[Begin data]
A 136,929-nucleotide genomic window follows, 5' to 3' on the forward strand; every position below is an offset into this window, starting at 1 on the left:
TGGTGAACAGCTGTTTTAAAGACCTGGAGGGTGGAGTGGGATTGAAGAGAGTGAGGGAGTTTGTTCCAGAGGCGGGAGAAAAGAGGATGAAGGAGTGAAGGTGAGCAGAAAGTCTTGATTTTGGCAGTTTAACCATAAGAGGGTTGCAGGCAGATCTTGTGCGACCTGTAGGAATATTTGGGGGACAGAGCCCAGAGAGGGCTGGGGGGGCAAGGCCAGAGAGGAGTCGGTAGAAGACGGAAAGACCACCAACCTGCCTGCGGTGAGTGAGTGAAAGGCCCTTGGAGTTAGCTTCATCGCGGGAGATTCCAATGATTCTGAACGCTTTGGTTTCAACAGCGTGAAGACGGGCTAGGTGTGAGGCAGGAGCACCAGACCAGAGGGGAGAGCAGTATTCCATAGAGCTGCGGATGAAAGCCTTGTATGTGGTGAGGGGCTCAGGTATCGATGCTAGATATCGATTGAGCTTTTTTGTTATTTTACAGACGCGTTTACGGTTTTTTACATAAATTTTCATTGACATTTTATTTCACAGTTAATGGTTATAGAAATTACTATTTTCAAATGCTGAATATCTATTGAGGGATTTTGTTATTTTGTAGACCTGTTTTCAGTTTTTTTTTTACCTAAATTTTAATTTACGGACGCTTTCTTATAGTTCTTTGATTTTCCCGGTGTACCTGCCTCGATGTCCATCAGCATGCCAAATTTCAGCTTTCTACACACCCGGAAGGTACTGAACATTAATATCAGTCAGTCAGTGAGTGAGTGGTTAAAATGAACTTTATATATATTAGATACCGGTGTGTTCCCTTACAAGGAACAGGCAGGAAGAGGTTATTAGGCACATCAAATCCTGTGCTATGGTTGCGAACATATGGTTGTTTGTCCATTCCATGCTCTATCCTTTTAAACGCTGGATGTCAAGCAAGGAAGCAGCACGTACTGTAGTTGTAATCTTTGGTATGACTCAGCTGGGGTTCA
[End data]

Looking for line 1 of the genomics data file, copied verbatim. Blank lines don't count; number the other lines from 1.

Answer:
A 136,929-nucleotide genomic window follows, 5' to 3' on the forward strand; every position below is an offset into this window, starting at 1 on the left: